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The Tathagatagarbha (Buddha-essence/Buddha-nature)

May 29, 2007 09:32 AM
by danielhcaldwell

The Tathagatagarbha 

In the book MAHAYANA BUDDHISM, especially Chapter 5 on "The
Tathagatagarbha (Buddha-essence/Buddha-nature)", pp. 96-115,
the author Paul Williams writes:

"[The Mahayana Maha-parinirvana Sutra]...teaches
a really existing, permanent sentient
beings. It is this element which enables sentient
beings to become otherwise fulfils
several of the requirments of a Self in the Indian
tradition. Whether this is called the Real, True,
Transcendental Self or not is as such immaterial,
but what is historically interesting is that this
sutra in prepared to use the word
'Self' (atman) for this element...." page 99

And on page 101 Williams quotes from the
Buddhist scripture Srimula Sutra that
describes the "dharmakaya" as:

"beginningless, uncreate, unborn, undying,
free from death; permanent, steadfast, calm,
eternal, intrinsically pure...."

Then turning to Tibetan Buddhism, below is a brief description of a
book about one Tibetan school that teaches something very similar to
what is given in H. P. Blavatsky "Secret Doctrine":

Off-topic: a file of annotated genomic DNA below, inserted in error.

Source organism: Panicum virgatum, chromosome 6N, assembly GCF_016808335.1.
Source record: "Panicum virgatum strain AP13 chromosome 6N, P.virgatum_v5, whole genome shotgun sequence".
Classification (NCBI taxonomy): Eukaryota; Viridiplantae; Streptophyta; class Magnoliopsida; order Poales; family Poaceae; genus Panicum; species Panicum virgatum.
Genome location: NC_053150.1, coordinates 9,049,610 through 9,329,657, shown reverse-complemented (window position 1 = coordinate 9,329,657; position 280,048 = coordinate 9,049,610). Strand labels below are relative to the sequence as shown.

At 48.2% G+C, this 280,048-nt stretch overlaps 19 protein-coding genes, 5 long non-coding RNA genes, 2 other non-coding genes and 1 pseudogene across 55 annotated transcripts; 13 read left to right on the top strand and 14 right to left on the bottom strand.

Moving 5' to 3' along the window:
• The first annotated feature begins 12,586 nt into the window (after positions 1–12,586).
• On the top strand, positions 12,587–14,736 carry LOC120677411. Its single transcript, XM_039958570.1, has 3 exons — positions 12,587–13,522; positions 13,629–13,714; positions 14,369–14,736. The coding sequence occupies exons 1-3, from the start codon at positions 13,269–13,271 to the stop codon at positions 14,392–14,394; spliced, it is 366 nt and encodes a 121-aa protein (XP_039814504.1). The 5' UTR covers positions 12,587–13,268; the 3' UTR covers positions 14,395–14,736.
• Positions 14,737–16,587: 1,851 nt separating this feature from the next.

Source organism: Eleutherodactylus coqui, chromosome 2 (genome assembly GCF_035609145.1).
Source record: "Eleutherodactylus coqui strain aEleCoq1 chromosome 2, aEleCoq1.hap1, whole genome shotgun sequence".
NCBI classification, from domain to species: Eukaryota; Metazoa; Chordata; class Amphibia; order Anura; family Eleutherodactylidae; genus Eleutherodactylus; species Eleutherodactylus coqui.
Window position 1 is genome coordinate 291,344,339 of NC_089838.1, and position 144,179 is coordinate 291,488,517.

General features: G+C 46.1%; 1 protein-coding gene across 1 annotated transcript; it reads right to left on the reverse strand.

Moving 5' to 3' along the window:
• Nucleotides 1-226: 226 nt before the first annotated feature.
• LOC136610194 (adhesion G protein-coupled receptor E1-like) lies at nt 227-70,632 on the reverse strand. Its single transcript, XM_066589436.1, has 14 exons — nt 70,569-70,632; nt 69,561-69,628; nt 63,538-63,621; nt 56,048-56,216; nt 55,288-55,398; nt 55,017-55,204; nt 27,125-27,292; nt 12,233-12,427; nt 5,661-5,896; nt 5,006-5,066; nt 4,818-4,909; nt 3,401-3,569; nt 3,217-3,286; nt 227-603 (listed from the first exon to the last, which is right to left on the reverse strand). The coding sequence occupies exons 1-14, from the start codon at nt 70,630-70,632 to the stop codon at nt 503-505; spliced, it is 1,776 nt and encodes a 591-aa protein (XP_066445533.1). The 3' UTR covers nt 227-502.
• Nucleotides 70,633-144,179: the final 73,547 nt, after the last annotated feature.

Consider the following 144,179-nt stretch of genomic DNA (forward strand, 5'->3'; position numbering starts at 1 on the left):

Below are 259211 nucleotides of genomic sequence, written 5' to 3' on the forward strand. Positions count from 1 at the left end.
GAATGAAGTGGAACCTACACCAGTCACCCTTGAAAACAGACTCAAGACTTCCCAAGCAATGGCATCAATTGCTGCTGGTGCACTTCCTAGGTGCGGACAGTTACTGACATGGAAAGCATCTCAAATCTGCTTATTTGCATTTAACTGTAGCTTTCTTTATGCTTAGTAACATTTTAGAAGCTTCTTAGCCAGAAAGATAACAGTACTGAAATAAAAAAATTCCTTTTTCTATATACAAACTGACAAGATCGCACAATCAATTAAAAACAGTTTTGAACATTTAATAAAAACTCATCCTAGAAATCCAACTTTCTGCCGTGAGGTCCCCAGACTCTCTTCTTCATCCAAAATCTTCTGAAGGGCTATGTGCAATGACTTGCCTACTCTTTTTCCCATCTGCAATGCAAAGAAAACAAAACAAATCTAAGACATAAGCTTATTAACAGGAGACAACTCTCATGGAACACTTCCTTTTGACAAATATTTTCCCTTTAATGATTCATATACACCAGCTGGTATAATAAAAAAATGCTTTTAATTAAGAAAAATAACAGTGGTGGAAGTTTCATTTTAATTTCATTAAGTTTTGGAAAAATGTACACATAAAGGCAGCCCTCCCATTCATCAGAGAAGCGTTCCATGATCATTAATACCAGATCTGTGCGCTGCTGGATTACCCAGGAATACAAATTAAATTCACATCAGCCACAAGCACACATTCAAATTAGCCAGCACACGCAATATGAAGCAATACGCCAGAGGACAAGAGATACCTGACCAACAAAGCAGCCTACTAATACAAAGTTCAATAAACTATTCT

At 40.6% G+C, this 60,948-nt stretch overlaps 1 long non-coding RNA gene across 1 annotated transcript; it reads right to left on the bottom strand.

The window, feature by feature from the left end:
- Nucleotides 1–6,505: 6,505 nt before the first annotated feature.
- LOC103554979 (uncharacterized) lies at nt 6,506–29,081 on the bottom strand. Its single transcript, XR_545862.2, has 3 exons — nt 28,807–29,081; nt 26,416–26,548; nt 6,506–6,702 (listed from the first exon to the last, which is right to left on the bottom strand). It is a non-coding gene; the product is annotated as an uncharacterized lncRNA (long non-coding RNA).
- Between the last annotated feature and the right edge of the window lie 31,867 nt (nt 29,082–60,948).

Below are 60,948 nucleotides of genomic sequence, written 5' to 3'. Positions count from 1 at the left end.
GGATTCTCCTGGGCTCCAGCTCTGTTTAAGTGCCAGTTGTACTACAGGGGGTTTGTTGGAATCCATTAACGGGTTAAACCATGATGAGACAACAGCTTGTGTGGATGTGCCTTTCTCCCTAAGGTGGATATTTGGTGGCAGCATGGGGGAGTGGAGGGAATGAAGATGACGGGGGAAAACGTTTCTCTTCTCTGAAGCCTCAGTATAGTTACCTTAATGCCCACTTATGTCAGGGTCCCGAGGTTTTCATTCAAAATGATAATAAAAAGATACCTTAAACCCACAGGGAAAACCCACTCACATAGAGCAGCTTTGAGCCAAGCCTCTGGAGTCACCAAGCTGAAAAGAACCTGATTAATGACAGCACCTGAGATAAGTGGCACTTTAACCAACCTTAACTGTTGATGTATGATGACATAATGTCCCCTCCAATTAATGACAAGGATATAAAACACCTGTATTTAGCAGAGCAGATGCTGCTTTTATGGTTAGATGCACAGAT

"The Buddha from Dolpo: A Study of the Life and Thought of the
Tibetan Master Dolpopa Sherab Gyaltsen"
by Cyrus Stearns
(Suny Series, Buddhist Studies)

"The Buddha from Dolpo examines the life and thought of the
Tibetan Buddhist master, Dolpopa Sherab Gyaltsen (1292-1361). Known
as 'The Buddha from Dolpo,' he was one of the most important and
original thinkers in Tibetan history, and perhaps the greatest expert
on the tantric teachings of the Kalacakra or 'Wheel of Time.' Based
largely upon esoteric Buddhist knowledge believed to be preserved in
the legendary land of Shambhala, Dolpopa's theories continue to
excite controversy in Tibetan Buddhism after almost 700
years.. 'Dolpopa emphasized two contrasting definitions of the
Buddhist teachings of emptiness: 'emptiness of self-nature,' which
applies only to the, level of relative truth, and 'emptiness of
other,' which applies only to the level of absolute truth. Dolpopa
identified ultimate reality as the Buddha-nature inherent in all
living beings. This view of an 'emptiness of other,' known in Tibetan
as Zhentong, is Dolpopa's main spiritual legacy.. "

And David Reigle has written in BLAVATSKY'S SECRET BOOKS:


Some seven centuries ago there arose in Tibet a school of teachings
which has many parallels to Theosophy. This is the Jonangpa school.
Like Theosophy which attempted to restore teachings from "the
universally diffused religion of the ancient and prehistoric world"
[1] it attempted to restore teachings of the earlier Golden Age. Like
Theosophy which teaches as its first fundamental proposition "an
omnipresent, eternal, boundless, and immutable principle on which all
speculation is impossible, since it transcends the power of human
conception," [2] it teaches a principle which is permanent, stable,